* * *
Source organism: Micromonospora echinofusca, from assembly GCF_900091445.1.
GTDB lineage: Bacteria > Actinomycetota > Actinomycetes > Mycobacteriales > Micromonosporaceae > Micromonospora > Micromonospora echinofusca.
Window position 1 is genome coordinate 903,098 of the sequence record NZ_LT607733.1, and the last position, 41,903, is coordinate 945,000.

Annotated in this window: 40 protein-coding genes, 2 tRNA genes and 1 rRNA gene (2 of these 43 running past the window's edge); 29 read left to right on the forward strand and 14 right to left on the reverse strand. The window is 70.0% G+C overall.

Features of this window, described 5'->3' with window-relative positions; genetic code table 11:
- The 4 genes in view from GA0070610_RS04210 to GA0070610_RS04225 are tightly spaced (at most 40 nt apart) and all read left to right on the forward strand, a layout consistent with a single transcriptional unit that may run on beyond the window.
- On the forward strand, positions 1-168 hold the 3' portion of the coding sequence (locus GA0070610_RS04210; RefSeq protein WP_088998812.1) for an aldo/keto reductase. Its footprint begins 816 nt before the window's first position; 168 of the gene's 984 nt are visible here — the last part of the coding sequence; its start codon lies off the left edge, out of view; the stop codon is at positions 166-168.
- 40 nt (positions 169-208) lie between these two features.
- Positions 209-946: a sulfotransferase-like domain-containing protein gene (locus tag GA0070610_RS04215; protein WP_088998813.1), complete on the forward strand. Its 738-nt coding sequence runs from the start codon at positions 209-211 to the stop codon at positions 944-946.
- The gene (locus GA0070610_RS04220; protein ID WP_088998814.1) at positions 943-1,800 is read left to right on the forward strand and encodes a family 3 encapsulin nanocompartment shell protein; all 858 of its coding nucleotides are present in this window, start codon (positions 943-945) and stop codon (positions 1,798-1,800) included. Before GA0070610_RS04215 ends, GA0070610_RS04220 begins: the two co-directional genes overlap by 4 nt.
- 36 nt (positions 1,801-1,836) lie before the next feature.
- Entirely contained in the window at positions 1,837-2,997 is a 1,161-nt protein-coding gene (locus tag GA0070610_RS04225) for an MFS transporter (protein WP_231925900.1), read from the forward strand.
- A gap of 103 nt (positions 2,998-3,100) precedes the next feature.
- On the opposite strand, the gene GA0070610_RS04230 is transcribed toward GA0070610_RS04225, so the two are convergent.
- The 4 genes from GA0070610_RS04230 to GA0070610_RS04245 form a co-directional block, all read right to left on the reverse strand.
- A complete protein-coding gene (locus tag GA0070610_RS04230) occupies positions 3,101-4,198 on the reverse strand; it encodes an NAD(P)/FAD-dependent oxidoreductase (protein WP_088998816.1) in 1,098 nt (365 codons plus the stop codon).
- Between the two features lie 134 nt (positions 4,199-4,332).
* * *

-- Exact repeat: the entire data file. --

Source organism: Micromonospora echinofusca, from assembly GCF_900091445.1.
GTDB lineage: Bacteria > Actinomycetota > Actinomycetes > Mycobacteriales > Micromonosporaceae > Micromonospora > Micromonospora echinofusca.
Window position 1 is genome coordinate 903,098 of the sequence record NZ_LT607733.1, and the last position, 41,903, is coordinate 945,000.

Annotated in this window: 40 protein-coding genes, 2 tRNA genes and 1 rRNA gene (2 of these 43 running past the window's edge); 29 read left to right on the forward strand and 14 right to left on the reverse strand. The window is 70.0% G+C overall.

Features of this window, described 5'->3' with window-relative positions; genetic code table 11:
- The 4 genes in view from GA0070610_RS04210 to GA0070610_RS04225 are tightly spaced (at most 40 nt apart) and all read left to right on the forward strand, a layout consistent with a single transcriptional unit that may run on beyond the window.
- On the forward strand, positions 1-168 hold the 3' portion of the coding sequence (locus GA0070610_RS04210; RefSeq protein WP_088998812.1) for an aldo/keto reductase. Its footprint begins 816 nt before the window's first position; 168 of the gene's 984 nt are visible here — the last part of the coding sequence; its start codon lies off the left edge, out of view; the stop codon is at positions 166-168.
- 40 nt (positions 169-208) lie between these two features.
- Positions 209-946: a sulfotransferase-like domain-containing protein gene (locus tag GA0070610_RS04215; protein WP_088998813.1), complete on the forward strand. Its 738-nt coding sequence runs from the start codon at positions 209-211 to the stop codon at positions 944-946.
- The gene (locus GA0070610_RS04220; protein ID WP_088998814.1) at positions 943-1,800 is read left to right on the forward strand and encodes a family 3 encapsulin nanocompartment shell protein; all 858 of its coding nucleotides are present in this window, start codon (positions 943-945) and stop codon (positions 1,798-1,800) included. Before GA0070610_RS04215 ends, GA0070610_RS04220 begins: the two co-directional genes overlap by 4 nt.
- 36 nt (positions 1,801-1,836) lie before the next feature.
- Entirely contained in the window at positions 1,837-2,997 is a 1,161-nt protein-coding gene (locus tag GA0070610_RS04225) for an MFS transporter (protein WP_231925900.1), read from the forward strand.
- A gap of 103 nt (positions 2,998-3,100) precedes the next feature.
- On the opposite strand, the gene GA0070610_RS04230 is transcribed toward GA0070610_RS04225, so the two are convergent.
- The 4 genes from GA0070610_RS04230 to GA0070610_RS04245 form a co-directional block, all read right to left on the reverse strand.
- A complete protein-coding gene (locus tag GA0070610_RS04230) occupies positions 3,101-4,198 on the reverse strand; it encodes an NAD(P)/FAD-dependent oxidoreductase (protein WP_088998816.1) in 1,098 nt (365 codons plus the stop codon).
- Between the two features lie 134 nt (positions 4,199-4,332).